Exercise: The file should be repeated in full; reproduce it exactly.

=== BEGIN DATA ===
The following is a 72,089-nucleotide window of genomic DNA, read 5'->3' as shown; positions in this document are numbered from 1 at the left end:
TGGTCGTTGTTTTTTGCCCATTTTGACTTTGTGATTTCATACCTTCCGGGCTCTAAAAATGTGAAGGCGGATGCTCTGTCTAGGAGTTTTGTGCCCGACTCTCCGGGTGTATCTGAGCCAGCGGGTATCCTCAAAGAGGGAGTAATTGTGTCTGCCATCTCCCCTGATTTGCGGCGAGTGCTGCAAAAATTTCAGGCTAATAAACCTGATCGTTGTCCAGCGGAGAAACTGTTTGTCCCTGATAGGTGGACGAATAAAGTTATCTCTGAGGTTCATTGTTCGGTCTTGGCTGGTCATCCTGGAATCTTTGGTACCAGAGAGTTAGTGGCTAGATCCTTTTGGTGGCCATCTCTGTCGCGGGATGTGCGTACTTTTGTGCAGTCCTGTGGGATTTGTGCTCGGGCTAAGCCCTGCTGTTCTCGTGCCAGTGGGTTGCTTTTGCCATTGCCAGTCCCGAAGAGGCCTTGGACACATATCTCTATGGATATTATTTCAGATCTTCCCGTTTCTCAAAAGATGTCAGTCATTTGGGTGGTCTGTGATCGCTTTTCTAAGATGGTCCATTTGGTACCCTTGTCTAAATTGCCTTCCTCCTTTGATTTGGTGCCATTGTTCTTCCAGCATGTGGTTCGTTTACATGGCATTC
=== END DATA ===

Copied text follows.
The following is a 72,089-nucleotide window of genomic DNA, read 5'->3' as shown; positions in this document are numbered from 1 at the left end:
TGGTCGTTGTTTTTTGCCCATTTTGACTTTGTGATTTCATACCTTCCGGGCTCTAAAAATGTGAAGGCGGATGCTCTGTCTAGGAGTTTTGTGCCCGACTCTCCGGGTGTATCTGAGCCAGCGGGTATCCTCAAAGAGGGAGTAATTGTGTCTGCCATCTCCCCTGATTTGCGGCGAGTGCTGCAAAAATTTCAGGCTAATAAACCTGATCGTTGTCCAGCGGAGAAACTGTTTGTCCCTGATAGGTGGACGAATAAAGTTATCTCTGAGGTTCATTGTTCGGTCTTGGCTGGTCATCCTGGAATCTTTGGTACCAGAGAGTTAGTGGCTAGATCCTTTTGGTGGCCATCTCTGTCGCGGGATGTGCGTACTTTTGTGCAGTCCTGTGGGATTTGTGCTCGGGCTAAGCCCTGCTGTTCTCGTGCCAGTGGGTTGCTTTTGCCATTGCCAGTCCCGAAGAGGCCTTGGACACATATCTCTATGGATATTATTTCAGATCTTCCCGTTTCTCAAAAGATGTCAGTCATTTGGGTGGTCTGTGATCGCTTTTCTAAGATGGTCCATTTGGTACCCTTGTCTAAATTGCCTTCCTCCTTTGATTTGGTGCCATTGTTCTTCCAGCATGTGGTTCGTTTACATGGCATTC